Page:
Channelling The Good Life

These days, I have a little more time on my hands. So last night I channelled my inner Barbara and made a few key items from scratch. I haven’t gone the full Good Life and it’s not likely that I ever will. But, it’s still really fun and rewarding to make some basic things from scratch. It’s important for me to know what is in the food I’m eating. But the sustainability aspect is also pleasing.

Home made yoghurt

First up, I made yoghurt. Now I know it’s not vegetarian, but I like it (in moderation) and it’s ridiculously easy to make, just a little fiddly. I have an Easi-Yo yoghut maker, which is basically a 1L container and an insulated “maker” which controls the temperature.

The irony of making yoghurt is that you need some to start. It’s kind of like having a starter for sourdough. Yoghurt is made when a specific bacteria converts the lactose (or sugars) in the milk to lactic acid. This thickens the milk and gives it that tangy taste. Commercial yoghurt contains flavourings and sweeteners, typically, which is one of the reasons I’m happy to make it at home.

All you need is a few spoonfuls of yoghurt, a litre of milk and a cooking thermometer. Put the yoghurt into a pan on the stove and heat it to above 90 degrees Celsius. Once it hits that temperature, remove from the heat and cool rapidly to between 35 and 40 deg Celsius. Once cool, stir in a few spoonfuls of the starter yoghurt. Pour the cooled milk mix into the canister and seal it tightly. Meanwhile, fill the yoghurt maker with boiling water and insert the filled canister. Put the lid on the maker and leave in a warm place overnight.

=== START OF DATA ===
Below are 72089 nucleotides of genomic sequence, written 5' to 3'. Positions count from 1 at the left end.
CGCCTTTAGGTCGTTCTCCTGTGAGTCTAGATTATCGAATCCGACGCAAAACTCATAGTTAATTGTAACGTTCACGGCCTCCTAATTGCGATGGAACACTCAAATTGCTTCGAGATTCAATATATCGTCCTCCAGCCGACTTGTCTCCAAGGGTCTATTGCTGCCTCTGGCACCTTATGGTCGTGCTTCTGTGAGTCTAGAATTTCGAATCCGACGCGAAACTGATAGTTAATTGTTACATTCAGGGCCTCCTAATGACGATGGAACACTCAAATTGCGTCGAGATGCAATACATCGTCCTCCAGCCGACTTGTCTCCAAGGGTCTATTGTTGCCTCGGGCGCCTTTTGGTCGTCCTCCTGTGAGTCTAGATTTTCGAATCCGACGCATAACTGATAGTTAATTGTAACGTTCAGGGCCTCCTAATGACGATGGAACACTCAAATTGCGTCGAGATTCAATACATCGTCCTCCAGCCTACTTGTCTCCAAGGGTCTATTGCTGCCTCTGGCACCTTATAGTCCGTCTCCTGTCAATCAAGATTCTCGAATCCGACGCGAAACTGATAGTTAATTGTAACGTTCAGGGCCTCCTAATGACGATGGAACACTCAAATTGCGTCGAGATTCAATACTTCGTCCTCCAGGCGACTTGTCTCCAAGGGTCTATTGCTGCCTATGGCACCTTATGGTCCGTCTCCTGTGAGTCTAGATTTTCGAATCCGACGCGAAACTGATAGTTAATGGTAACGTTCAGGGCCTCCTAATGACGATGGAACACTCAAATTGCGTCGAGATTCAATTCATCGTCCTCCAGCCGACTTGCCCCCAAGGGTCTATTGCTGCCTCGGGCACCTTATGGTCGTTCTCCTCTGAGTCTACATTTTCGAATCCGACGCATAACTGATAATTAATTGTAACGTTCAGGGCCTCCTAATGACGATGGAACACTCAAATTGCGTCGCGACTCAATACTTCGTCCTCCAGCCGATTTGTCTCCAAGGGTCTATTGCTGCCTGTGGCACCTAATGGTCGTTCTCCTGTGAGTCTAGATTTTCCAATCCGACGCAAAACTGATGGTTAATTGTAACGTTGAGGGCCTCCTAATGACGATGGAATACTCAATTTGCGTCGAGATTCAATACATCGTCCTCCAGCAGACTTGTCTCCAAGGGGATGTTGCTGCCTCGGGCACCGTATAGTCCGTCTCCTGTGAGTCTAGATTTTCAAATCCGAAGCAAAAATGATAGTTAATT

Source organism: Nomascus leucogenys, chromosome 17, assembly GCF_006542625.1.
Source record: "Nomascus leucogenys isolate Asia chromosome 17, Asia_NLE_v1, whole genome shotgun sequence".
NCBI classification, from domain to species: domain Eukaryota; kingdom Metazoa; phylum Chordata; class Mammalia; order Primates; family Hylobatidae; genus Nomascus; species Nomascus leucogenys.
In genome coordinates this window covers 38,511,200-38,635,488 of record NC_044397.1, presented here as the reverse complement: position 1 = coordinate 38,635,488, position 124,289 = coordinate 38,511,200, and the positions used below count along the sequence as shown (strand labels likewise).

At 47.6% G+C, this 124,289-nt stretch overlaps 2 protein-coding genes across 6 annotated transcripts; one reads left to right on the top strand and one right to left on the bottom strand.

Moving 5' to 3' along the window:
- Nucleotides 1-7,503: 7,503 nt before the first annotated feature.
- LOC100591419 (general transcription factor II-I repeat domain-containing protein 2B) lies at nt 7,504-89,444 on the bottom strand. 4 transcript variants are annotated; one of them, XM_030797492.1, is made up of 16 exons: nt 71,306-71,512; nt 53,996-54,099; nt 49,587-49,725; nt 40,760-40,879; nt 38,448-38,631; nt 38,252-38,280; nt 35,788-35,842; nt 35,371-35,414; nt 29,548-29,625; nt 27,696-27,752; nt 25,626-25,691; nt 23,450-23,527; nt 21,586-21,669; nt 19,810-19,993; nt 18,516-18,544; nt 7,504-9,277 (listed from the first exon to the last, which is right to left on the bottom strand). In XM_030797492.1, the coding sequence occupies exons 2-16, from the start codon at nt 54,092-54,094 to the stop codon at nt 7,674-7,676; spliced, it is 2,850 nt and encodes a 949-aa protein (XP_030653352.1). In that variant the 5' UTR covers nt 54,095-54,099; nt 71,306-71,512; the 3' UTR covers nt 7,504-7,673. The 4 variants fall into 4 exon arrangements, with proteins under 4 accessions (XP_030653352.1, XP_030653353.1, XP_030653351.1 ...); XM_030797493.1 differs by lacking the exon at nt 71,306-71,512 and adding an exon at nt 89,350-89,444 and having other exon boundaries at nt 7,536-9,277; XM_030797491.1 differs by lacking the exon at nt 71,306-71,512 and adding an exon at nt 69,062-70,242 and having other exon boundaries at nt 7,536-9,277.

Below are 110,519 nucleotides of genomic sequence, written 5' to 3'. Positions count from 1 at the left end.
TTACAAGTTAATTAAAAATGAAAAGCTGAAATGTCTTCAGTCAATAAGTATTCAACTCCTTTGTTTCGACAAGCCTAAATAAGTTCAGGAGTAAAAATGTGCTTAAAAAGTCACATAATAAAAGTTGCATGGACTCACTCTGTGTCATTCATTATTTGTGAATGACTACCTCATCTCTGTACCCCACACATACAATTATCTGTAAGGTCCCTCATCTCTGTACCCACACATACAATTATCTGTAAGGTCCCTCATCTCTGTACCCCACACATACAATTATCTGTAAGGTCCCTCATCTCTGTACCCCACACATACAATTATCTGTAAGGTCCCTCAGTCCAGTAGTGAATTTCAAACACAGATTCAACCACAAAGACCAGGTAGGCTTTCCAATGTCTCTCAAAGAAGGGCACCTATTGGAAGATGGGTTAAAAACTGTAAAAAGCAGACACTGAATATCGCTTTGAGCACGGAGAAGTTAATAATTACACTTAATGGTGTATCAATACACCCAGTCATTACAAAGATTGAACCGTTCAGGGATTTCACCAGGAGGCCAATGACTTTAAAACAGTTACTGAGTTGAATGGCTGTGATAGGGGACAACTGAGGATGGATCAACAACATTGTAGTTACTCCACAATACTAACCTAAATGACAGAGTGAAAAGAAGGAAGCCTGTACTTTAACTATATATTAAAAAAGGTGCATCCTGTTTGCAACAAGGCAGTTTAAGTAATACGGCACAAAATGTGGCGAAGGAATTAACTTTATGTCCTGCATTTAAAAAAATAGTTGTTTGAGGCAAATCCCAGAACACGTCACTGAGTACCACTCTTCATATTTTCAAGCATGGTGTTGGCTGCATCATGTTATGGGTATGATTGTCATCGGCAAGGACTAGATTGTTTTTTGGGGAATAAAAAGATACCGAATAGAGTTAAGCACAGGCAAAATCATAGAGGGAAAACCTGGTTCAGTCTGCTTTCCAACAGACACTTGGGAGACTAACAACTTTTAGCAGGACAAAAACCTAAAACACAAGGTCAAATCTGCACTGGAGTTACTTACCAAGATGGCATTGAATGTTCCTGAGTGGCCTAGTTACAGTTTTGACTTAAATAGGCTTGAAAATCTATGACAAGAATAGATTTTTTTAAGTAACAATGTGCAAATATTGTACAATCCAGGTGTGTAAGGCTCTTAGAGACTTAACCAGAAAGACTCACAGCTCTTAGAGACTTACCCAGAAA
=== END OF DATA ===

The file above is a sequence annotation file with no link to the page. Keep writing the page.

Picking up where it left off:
In the morning, you’ll have a canister filled with fresh, home-made yoghurt. It takes a bit of experimenting to work out the right type of milk and the right yoghurt base to use. Sometimes the end product will have a lot of whey (the translucent liquid). You can stir that into the curds, or pour it out.

Vegan feta cheese

This one was less fiddly but more tricky. I followed a recipe from Smith and Daughters, one of Melbourne’s finest vegan restaurants.

Take a 500g block of firm tofu and compress it between sheets of paper towl to remove the excess moisture. You may need to weigh it down with a plate on top. I added extra weight with a gin bottle. While that’s happening, mix the marinade ingredients.

Take 1 cup each of extra virgin olive oil and vegetable oil, add half a cup of red wine vinegar in a large jar or sealable container. The recipe calls for 2 teaspoons of salt . I find restaurant recipes very heavy in salt, sugar and fat, so for this one I just used a pinch. Also add a teaspoon of dried oregano, half a teaspoon of chilli flakes, a minced garlic clove and a quarter of a red onion, thinly sliced.  Crumble the feta into the mixture and leave to sit at room temperature for a few hours. Refrigerate overnight.


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